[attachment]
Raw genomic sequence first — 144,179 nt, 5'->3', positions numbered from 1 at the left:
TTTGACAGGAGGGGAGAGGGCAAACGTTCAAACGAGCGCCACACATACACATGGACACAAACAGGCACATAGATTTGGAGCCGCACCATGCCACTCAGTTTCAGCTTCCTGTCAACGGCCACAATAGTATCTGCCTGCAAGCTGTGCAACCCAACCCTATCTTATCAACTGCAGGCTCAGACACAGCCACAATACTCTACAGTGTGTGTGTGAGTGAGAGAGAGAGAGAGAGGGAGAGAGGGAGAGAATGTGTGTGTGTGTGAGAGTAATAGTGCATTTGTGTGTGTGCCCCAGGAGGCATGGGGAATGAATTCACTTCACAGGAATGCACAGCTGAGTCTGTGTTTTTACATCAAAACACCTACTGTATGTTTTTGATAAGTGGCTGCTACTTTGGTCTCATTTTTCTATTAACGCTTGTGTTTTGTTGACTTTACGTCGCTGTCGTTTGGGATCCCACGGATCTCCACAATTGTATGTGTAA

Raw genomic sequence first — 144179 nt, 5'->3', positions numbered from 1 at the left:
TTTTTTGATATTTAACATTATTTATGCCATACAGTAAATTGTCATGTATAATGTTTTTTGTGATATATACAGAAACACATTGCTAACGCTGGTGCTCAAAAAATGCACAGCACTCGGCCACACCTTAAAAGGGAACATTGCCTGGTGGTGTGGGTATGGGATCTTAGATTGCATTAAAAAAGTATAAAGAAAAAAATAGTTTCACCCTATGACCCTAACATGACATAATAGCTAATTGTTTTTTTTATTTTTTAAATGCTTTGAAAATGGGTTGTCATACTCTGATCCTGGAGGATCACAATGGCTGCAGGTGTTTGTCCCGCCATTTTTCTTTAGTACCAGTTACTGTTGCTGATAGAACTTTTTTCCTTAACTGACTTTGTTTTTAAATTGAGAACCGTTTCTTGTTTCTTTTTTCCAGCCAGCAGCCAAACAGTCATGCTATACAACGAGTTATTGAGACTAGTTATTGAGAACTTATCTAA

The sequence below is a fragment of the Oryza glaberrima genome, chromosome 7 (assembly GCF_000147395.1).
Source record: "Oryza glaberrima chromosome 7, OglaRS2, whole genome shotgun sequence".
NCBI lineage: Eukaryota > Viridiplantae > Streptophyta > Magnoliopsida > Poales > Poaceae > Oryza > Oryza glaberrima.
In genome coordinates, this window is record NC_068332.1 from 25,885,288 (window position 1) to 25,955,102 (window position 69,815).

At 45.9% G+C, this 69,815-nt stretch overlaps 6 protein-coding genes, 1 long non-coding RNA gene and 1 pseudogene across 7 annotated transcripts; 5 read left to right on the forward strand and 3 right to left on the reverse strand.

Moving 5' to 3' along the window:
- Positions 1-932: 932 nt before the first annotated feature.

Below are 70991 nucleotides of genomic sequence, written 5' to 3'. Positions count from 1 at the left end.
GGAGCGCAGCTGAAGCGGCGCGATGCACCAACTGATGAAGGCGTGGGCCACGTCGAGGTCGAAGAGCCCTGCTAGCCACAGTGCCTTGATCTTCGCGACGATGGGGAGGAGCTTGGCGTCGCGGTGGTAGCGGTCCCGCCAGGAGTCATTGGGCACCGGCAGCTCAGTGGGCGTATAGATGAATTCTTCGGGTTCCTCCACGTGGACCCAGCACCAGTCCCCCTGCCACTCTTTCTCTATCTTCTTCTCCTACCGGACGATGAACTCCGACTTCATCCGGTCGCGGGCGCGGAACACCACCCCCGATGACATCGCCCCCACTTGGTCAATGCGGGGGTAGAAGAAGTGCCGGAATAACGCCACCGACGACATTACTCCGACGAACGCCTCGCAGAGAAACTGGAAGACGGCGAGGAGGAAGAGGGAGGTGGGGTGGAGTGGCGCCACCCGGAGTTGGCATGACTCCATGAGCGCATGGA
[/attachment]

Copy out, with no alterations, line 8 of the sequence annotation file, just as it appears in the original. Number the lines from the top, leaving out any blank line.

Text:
In genome coordinates, this window is record NC_068332.1 from 25,885,288 (window position 1) to 25,955,102 (window position 69,815).